Donald Bryant, Conductor
Stephen Bryant, Assistant Conductor
Nancy Hodge, Accompanist Victor Galindo, Manager
First Sopranos
Mary Ellen Auch
Patsy Auiler
Ann Barden
Patricia Lynn Bauer
Janet Bell
Joan Bell
Joan Bersani
Gena Binder
Mary Anne Bord
Edith Leavis Bookstcin
Ann Burke
Susan F. Campbell
Elaine Cox
Patricia Forsberg-Smith
Kathryn Foster Elliott
Marcia Hall
Kathryn Martin Hubbs
Kathy H. Lee
Carolyn L. Leyh
Kathleen Lin
Marianne Frances Martin
F. Andrea McCallum
Loretta I. Meissner
Marian Muranyi
Margaret Ncssc
Carole Lynch Pcnnington
Robin Anne Ralston
Susan Sargent
Alice M. Schneider
Julie Snider
Charlotte Stanck
Margaret Warrick
Sandra Winzenz
Second Sopranos
Martha R. Ause
Barbara Beath
Young S. Cho
Beth Duncan
Anita Goldstein
Megan Elizabeth Hickcy
Melissa Huff
Dorcen Jessen
Grace Jones
Ann Kathryn Kuelbs
Judy Lchmann
Mary Loewen
Amy Lun
Kim Mackenzie
Gail McCulloch
Margaret Mclnnis
Marilyn Meeker
Linda Ann Mickelson
Mary Allison Moore Laura J. Musil Barbara Nordman Maria Mercedes Olivo Joanne F. Owens Sara Peth Ilcne A. Seltzer Leah M. Stein Marian Stolar Mary Tillinghast Helen Thornton Patricia Tompkins Barbara Hertz Wallgren Kathleen Young
First Altos Yvonne Allen Ella M. Brown Marion W. Brown Lael Cappaert Luboniyra A. Chapelsky Ellen J. Collarini Cheryl L. Cox Mary C. Crichton Jacqueline Delevie Carolyn King Daisy E. Evans Kathlyn Faber Marilyn Finkbeincr Betsy Hill Nancy Houk Gretcnen Jackson Frances Lyman Patricia Kaiser McCloud Marian A. Miner Lois P. Nelson Joanne C. Reuss Jari Smith Kelly L. Stebelton Stacy L. Upton Jane M. VanBolt Raven Wallace Charlotte Wolfe Bobbie Wooding
Second Alias Anne Abbrccht Sandra Anderson Marjorie Baird Eleanor P. Beam Carol Carpenter Sally Carpenter Laura A. Clausen Anne Crosby Davis Elena Delbanco
Alice 13. Dobson Andrea Foote Judith Glass Mary E. Haab Nancy Heath Caryl Heaton Dana Hull Carol L. Hurwitz Lily Jarman Loretta C. Kallay Kathcrine Klykylo Janet W. Koons Arlene Lcitch Judy Lucas Barbara K. Maes Cheryl Melby Anne Ormand Julie Ann Ritter Carrcn Sandall Margaret Sharcmet Cynthia Sorensen Carol Spencer Kathryn Stcbbins Alice Warsinski Ann F. Woodward Jeannette Yates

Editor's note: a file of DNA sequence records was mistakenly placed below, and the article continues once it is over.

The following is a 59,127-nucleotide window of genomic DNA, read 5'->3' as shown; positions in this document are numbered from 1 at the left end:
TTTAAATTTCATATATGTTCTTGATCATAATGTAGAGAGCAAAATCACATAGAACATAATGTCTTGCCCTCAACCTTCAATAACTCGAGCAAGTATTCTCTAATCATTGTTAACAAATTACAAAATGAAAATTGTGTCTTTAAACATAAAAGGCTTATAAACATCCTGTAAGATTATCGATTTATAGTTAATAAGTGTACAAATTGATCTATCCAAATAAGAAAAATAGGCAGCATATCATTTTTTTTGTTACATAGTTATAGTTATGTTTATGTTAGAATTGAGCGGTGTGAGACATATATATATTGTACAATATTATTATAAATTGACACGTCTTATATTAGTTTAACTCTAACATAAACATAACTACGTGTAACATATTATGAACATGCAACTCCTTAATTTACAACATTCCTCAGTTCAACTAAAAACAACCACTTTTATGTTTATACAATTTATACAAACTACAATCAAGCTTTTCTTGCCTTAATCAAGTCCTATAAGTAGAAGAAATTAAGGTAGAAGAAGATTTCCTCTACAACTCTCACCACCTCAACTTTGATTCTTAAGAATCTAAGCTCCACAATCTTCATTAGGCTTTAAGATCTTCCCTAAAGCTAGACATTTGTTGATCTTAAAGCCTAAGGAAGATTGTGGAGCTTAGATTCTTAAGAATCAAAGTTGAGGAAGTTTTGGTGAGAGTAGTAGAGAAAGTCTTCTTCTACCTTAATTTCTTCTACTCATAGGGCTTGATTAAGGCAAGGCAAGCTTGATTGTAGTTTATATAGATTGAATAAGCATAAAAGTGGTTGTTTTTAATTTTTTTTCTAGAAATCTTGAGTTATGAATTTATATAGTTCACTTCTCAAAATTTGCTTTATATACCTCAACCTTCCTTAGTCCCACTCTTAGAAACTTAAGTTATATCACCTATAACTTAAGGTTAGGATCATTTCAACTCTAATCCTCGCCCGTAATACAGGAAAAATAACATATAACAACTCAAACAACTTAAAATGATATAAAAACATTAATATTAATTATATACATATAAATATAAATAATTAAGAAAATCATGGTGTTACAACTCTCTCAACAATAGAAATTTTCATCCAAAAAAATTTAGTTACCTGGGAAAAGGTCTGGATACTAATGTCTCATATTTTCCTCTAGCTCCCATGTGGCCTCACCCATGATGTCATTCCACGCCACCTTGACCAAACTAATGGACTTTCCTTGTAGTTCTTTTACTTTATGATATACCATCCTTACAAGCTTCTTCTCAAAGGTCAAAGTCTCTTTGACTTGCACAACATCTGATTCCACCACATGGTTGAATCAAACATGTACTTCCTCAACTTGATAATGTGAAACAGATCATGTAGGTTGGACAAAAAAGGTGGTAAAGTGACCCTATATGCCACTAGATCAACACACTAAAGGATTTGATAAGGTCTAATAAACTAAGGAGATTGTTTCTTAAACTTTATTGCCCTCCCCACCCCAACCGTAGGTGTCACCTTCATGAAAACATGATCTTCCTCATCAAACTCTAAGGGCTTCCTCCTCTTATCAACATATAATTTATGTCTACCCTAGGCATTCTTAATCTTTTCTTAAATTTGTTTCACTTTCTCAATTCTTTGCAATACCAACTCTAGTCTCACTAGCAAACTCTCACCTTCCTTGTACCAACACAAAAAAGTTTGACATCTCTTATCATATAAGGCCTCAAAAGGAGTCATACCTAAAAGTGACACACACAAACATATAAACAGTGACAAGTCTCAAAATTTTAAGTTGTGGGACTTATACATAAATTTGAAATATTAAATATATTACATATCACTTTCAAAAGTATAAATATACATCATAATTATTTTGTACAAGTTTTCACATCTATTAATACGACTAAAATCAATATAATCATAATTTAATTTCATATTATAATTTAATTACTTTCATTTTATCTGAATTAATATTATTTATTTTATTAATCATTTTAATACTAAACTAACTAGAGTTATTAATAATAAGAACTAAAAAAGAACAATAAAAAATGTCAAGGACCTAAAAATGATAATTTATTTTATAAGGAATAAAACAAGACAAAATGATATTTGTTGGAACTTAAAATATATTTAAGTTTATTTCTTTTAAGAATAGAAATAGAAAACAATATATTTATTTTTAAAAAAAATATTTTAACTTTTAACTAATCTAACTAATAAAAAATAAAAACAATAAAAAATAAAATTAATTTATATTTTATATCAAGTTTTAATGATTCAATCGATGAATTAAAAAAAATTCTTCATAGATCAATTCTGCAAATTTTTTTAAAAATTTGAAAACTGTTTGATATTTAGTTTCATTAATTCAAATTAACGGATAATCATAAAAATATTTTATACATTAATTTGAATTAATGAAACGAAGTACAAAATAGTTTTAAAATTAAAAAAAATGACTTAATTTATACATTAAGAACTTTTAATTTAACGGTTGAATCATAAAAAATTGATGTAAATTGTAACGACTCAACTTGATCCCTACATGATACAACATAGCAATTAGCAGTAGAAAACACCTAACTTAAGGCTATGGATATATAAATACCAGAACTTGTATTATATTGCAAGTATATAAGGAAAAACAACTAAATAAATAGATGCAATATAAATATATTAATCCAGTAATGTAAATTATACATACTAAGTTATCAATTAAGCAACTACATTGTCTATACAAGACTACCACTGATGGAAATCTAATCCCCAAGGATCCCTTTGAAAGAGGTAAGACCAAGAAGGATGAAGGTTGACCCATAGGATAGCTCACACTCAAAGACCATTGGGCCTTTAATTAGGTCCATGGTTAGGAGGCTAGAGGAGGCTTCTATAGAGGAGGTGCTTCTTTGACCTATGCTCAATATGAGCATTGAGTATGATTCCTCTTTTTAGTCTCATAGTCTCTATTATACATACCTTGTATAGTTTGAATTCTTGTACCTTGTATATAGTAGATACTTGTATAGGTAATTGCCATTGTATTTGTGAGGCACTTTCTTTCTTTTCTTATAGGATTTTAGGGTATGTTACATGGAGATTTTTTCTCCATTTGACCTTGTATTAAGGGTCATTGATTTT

First Tenors Hugh C. Brown Charles R. Cowley Timothy Dombrowski Marshall Franke Mark Galbraith Joseph Kubis Robert E. Lewis Paul Lowry Robert K. MacGregor Bernard Patterson Henry Vclick
Second Tenors John Ballbach Lee Braun Peter C. Flintoft Gary M. Gatien Carl Gies
Albert P. Girod, Jr. Alexander J. Glass Thomas Hmay Friedrich Loura Michael R. Lucey Robert Reizner Carl R. Smith Robert J. Starring
First Basses John Alexander Clarke Andreae Chris Bartlctt Marion L. Beam Raoul Louis Bctancourt Dean Bodlcy Fred L. Bookstcin Donald J. Bord Michael Brand John M. Brueger Robert Brewstcr Arnaud Chatonnet Thomas B. Cox John Dahl Alec W. Ferguson Dwight L. Fontcnot Christopher Hampson Larry Hill Ramon Hernandez John E. Jones Lawrence L. Lohr Charles Lovelace John MacKrell Robert E. Mcader John G. Ogden Mark K. Osbeck Scan Oslin Bradley Pritts John Reutter James C. Schneider Timothy W. Smith Craig Smith Albert J. Vegter Donald R. Williams Second Basses Christopher W. Bacon Howard Bond John Dryden Don Faber Lawrence E. Hall Donald Haworth Charles F. Koons Johan Koren Charles F. Lehmann Philip B. Lynch Bruce McCuaig Robert E. Owens Raymond O. Schankin John T. Scpp Jeffrey D. Spindlcr Robert D. Strozier Terril O. Tompkins John VanBolt